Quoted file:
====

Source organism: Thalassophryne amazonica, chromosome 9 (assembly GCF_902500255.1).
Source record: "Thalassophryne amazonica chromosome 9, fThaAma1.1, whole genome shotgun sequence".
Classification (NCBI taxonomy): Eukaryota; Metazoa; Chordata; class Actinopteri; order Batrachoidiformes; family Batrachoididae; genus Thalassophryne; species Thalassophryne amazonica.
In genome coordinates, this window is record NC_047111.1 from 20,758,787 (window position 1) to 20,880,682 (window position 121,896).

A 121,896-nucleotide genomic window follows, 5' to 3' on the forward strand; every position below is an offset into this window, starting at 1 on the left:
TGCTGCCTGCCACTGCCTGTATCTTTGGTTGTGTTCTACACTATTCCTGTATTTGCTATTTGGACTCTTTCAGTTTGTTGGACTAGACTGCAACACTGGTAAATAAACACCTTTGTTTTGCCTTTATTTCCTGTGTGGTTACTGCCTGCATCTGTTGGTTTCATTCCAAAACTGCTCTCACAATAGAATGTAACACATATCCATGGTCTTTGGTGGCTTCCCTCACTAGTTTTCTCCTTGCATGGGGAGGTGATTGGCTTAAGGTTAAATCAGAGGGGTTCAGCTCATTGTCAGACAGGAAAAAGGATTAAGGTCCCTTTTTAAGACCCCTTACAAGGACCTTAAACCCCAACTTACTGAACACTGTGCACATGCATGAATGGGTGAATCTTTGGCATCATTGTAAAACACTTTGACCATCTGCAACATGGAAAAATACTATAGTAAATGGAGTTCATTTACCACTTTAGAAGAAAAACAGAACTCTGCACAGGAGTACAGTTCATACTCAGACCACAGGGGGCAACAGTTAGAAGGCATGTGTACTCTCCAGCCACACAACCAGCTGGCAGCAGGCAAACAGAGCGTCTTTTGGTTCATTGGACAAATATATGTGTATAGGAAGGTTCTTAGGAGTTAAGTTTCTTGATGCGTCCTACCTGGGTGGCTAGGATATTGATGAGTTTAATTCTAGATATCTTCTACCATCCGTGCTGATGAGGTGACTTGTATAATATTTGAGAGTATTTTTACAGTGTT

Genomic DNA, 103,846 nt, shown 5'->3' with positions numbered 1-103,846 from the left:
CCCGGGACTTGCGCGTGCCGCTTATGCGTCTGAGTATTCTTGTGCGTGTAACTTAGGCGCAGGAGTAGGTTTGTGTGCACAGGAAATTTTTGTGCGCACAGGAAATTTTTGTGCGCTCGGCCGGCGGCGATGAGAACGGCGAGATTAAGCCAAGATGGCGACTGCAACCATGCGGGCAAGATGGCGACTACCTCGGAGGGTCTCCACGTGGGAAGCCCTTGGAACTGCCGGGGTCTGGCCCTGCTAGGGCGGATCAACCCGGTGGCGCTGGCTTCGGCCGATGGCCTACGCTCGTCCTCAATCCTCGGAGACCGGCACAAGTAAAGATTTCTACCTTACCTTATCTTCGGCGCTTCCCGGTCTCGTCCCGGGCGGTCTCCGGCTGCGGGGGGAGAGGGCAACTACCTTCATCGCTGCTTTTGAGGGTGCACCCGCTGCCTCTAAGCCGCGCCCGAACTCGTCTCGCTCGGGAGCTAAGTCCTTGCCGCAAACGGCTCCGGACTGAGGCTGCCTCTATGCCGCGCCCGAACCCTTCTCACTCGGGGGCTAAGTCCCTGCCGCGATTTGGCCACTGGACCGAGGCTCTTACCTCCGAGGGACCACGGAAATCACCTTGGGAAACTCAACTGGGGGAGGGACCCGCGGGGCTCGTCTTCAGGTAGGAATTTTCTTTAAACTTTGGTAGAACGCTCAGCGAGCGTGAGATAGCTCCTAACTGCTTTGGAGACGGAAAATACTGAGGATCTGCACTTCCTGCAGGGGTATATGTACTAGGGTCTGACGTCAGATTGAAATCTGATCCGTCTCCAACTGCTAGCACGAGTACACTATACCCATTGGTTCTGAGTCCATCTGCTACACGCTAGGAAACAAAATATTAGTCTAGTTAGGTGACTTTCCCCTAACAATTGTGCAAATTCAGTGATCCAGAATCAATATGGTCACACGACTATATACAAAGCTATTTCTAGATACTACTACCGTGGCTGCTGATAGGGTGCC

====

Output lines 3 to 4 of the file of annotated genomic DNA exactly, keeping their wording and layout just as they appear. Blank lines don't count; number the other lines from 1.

Classification (NCBI taxonomy): Eukaryota; Metazoa; Chordata; class Actinopteri; order Batrachoidiformes; family Batrachoididae; genus Thalassophryne; species Thalassophryne amazonica.
In genome coordinates, this window is record NC_047111.1 from 20,758,787 (window position 1) to 20,880,682 (window position 121,896).